The Country Liberal Party has renewed calls for truancy officers amid revelations that less than a third of Indigenous students attend school more than four days per week, but the education union says there is no evidence to support the “punitive approach”.
The NT Education Department’s annual report revealed school attendance has worsened over the past five years across all ages, with the last financial year recording the lowest rate.
By comparison, non-indigenous students recorded an attendance rate of 84 per cent for the same year.
Opposition education spokeswoman Jo Hersey said the figures are “shockingly low”.
“The CLP has consistently argued for truancy officers to be brought back and expanding school–based policing,” she said.
“We know that attendance rates have dropped every consecutive year since Labor came to power, after remaining stable under the CLP. This coincides with Labor scrapping truancy officers.”
In 2014, Education Department data showed school attendance among Indigenous students averaged 68.2 per cent, and 90.1 per cent for non-Indigenous students.
In 2017, truancy officers were axed from 23 remote Northern Territory communities which the NT Government said was the result of federal funding cuts, with Indigenous Affairs Minister Nigel Scullion telling media the program had been a total failure.
“We would like to go back to the model that seemed to make a difference,” Ms Hersey said.
“In addition to engaging with families, truancy officers would be empowered to issue compulsory conference notices, attendance plans, compliance notices, and infringement notices.
“They would be empowered to help keep parents accountable for the whereabouts of their children.”
Education Dept now focuses on ‘engagement’ not ‘attendance’: Union
However, NT Education Union president Jarvis Ryan said truancy officers do not address the underlying issues impacting disengaged students.
He said past experience has provided no evidence a punitive approach leads to higher rates of attendance in schools.
“This was a significant reason why the Department of Education changed its focus from ‘attendance’ to ‘engagement’,” he said.
“It is simplistic to think that all problems in schooling will be fixed simply by getting kids to school more often, when instead we should be looking at poor attendance rates as evidence that certain things are not working systemically that mean many students and their families are disengaging from schooling.”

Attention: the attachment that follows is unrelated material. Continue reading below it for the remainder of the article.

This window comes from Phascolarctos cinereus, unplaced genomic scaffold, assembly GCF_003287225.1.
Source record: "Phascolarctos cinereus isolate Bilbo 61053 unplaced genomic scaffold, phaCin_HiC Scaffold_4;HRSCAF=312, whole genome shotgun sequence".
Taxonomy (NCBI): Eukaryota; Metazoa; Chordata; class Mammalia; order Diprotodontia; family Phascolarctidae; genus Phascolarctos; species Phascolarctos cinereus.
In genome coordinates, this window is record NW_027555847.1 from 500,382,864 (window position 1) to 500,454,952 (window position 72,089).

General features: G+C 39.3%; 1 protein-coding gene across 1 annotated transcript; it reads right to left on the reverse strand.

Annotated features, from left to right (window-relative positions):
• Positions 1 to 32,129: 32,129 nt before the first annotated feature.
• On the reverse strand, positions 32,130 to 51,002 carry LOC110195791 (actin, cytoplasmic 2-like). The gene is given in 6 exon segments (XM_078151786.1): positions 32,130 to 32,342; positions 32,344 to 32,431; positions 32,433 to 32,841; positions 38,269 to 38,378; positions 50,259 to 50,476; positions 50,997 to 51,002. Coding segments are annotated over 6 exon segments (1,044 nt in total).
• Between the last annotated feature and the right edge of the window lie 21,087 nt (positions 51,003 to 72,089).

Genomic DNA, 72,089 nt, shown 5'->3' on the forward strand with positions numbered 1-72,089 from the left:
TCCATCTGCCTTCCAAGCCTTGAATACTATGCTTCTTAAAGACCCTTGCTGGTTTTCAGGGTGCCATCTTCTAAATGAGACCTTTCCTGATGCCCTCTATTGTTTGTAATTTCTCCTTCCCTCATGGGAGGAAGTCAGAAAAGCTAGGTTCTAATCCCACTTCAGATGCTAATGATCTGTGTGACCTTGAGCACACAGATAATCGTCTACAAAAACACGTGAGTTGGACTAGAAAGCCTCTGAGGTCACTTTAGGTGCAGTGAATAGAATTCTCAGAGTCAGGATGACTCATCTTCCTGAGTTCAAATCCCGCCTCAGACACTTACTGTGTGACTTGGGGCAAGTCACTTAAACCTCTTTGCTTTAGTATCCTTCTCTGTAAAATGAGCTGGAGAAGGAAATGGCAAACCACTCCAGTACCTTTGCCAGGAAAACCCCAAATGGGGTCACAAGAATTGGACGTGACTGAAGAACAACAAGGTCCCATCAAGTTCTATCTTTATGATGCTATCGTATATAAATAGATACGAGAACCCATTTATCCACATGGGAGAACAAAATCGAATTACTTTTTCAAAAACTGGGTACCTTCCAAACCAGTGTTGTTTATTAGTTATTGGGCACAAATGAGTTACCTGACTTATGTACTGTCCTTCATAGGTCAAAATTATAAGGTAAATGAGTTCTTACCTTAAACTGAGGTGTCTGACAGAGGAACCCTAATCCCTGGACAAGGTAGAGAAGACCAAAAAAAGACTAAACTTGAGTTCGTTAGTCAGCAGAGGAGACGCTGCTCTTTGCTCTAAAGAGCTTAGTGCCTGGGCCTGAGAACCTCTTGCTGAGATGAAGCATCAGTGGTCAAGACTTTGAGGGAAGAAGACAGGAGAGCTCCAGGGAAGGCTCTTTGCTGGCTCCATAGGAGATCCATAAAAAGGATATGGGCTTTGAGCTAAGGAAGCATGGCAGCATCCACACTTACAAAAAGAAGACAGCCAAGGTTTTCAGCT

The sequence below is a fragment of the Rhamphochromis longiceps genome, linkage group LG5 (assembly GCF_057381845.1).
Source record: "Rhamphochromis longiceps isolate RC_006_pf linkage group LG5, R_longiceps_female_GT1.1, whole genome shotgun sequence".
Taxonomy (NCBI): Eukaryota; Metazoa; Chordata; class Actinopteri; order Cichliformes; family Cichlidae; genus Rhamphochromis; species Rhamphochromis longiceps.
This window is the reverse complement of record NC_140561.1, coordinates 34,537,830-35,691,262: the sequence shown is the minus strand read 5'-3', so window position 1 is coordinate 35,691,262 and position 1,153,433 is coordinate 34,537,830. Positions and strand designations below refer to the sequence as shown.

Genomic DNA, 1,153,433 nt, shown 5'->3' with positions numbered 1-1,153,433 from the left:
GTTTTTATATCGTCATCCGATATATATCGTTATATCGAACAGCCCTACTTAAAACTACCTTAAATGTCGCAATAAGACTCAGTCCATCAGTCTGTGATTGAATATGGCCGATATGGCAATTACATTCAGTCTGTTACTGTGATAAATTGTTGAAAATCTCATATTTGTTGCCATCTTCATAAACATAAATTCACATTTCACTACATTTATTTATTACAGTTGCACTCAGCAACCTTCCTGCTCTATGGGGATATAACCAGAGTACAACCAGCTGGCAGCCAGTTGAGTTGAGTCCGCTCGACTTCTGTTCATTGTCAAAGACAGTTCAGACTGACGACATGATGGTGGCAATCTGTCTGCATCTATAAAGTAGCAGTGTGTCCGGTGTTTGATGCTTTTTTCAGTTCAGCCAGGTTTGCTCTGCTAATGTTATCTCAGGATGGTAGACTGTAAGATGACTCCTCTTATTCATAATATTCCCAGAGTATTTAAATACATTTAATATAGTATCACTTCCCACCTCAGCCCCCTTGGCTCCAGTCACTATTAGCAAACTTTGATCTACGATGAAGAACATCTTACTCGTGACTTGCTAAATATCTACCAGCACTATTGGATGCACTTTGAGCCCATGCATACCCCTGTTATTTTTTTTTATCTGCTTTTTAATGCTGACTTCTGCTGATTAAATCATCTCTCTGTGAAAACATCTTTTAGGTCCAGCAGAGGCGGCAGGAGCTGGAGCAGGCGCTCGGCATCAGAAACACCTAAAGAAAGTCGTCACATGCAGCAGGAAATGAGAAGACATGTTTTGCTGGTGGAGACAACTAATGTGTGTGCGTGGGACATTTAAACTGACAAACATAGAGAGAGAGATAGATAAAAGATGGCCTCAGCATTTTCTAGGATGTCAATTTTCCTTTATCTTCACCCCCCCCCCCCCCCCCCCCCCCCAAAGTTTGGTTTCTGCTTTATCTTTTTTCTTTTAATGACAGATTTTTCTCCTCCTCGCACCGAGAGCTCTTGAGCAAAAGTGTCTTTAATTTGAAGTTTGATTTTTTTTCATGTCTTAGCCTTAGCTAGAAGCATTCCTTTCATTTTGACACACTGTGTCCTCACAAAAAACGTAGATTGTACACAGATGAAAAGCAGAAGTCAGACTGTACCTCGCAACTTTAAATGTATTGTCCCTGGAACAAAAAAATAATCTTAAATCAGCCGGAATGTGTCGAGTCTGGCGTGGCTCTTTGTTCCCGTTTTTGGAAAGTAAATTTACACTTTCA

Teachers in remote regions of the NT – where attendance is lowest – typically point to a lack of locally trained teaching staff and programs in Indigenous languages as the major reason students and their families feel alienated from the classroom, Mr Ryan said.
“For many Aboriginal students and their families, focusing on these sorts of improvements would likely generate better attendance and better outcomes than more truancy officers,” he said.
The CLP’s policy paper on education condemns Labor’s move to scrap school attendance and truancy officers in favour of ‘engagement officers and compliance officers’.
“Since the change, no compulsory conference notices were issued, no attendance plans were issued, no compliance notices were issued, and only 35 infringement notices were issued. The Labor Government has also suspended prosecutions of parents for their child’s continued non-attendance,” the paper states.
“We do not believe this sends the right message of parental responsibility for a child’s attendance at school, and Labor’s record speaks for itself on the effectiveness of these measures. A Country Liberal Government will reverse the disastrous changes of Labor’s failed attendance strategy.”
Mrs Hersey said truancy officers would be engaged in collaboration with individual schools and regions under an Opposition government, but acknowledged attendance is “only one piece of the puzzle”.
“Research has shown that there is no safe threshold when it comes to missing school. Any absence from school has been found to reduce academic achievement rates, and that the effects of absence accumulate over time,” she said.
“Ultimately, if a child is not at school, then no schooling problem can be fixed. Getting every child to school is only the first step, but it is a crucial step.”
As for re-funding truancy officers amid a tight budget, Mrs Hersey pointed to “existing education funding”.
“Labor has scrapped truancy officers as part of an ‘organisational realignment’ at which time they were transitioned to other positions,” she said. “We would reinstate them as truancy officers with the duties mentioned above.”
Questions were sent to Education Minister Lauren Moss’s office.